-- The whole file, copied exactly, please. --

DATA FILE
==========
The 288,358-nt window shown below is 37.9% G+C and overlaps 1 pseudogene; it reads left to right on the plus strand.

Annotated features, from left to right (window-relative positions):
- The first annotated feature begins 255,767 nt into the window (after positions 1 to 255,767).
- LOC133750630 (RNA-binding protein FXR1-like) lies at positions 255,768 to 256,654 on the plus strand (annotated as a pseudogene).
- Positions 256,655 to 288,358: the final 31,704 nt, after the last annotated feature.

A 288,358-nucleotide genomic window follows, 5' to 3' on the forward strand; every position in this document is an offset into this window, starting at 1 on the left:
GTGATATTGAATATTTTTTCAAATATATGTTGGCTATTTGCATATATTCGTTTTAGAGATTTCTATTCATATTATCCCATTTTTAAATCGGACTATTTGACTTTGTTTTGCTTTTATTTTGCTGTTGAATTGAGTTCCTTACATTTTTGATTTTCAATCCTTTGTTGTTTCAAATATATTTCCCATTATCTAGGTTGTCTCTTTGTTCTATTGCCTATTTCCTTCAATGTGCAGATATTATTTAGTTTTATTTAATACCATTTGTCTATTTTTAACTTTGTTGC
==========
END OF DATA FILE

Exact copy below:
The 288,358-nt window shown below is 37.9% G+C and overlaps 1 pseudogene; it reads left to right on the plus strand.

Annotated features, from left to right (window-relative positions):
- The first annotated feature begins 255,767 nt into the window (after positions 1 to 255,767).
- LOC133750630 (RNA-binding protein FXR1-like) lies at positions 255,768 to 256,654 on the plus strand (annotated as a pseudogene).
- Positions 256,655 to 288,358: the final 31,704 nt, after the last annotated feature.

A 288,358-nucleotide genomic window follows, 5' to 3' on the forward strand; every position in this document is an offset into this window, starting at 1 on the left:
GTGATATTGAATATTTTTTCAAATATATGTTGGCTATTTGCATATATTCGTTTTAGAGATTTCTATTCATATTATCCCATTTTTAAATCGGACTATTTGACTTTGTTTTGCTTTTATTTTGCTGTTGAATTGAGTTCCTTACATTTTTGATTTTCAATCCTTTGTTGTTTCAAATATATTTCCCATTATCTAGGTTGTCTCTTTGTTCTATTGCCTATTTCCTTCAATGTGCAGATATTATTTAGTTTTATTTAATACCATTTGTCTATTTTTAACTTTGTTGC